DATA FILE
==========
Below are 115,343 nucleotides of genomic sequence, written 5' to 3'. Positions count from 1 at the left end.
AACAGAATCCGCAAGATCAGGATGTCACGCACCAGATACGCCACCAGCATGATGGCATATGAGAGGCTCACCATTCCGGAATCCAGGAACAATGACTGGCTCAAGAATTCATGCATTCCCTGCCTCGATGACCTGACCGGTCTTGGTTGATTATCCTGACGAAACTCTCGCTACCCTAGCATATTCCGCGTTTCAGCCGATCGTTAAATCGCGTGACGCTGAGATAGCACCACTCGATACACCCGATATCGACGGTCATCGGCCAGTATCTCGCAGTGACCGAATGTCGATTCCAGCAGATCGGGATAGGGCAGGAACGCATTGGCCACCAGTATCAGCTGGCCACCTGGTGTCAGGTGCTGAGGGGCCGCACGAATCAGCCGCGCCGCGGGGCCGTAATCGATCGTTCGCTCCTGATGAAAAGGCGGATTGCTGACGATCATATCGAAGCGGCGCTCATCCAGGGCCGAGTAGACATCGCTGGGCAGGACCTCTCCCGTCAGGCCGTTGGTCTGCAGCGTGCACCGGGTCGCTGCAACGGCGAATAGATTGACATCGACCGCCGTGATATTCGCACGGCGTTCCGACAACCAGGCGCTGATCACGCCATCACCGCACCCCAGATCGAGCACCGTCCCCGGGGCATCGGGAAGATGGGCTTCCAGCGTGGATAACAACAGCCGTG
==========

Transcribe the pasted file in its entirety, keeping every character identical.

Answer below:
Below are 115,343 nucleotides of genomic sequence, written 5' to 3'. Positions count from 1 at the left end.
AACAGAATCCGCAAGATCAGGATGTCACGCACCAGATACGCCACCAGCATGATGGCATATGAGAGGCTCACCATTCCGGAATCCAGGAACAATGACTGGCTCAAGAATTCATGCATTCCCTGCCTCGATGACCTGACCGGTCTTGGTTGATTATCCTGACGAAACTCTCGCTACCCTAGCATATTCCGCGTTTCAGCCGATCGTTAAATCGCGTGACGCTGAGATAGCACCACTCGATACACCCGATATCGACGGTCATCGGCCAGTATCTCGCAGTGACCGAATGTCGATTCCAGCAGATCGGGATAGGGCAGGAACGCATTGGCCACCAGTATCAGCTGGCCACCTGGTGTCAGGTGCTGAGGGGCCGCACGAATCAGCCGCGCCGCGGGGCCGTAATCGATCGTTCGCTCCTGATGAAAAGGCGGATTGCTGACGATCATATCGAAGCGGCGCTCATCCAGGGCCGAGTAGACATCGCTGGGCAGGACCTCTCCCGTCAGGCCGTTGGTCTGCAGCGTGCACCGGGTCGCTGCAACGGCGAATAGATTGACATCGACCGCCGTGATATTCGCACGGCGTTCCGACAACCAGGCGCTGATCACGCCATCACCGCACCCCAGATCGAGCACCGTCCCCGGGGCATCGGGAAGATGGGCTTCCAGCGTGGATAACAACAGCCGTG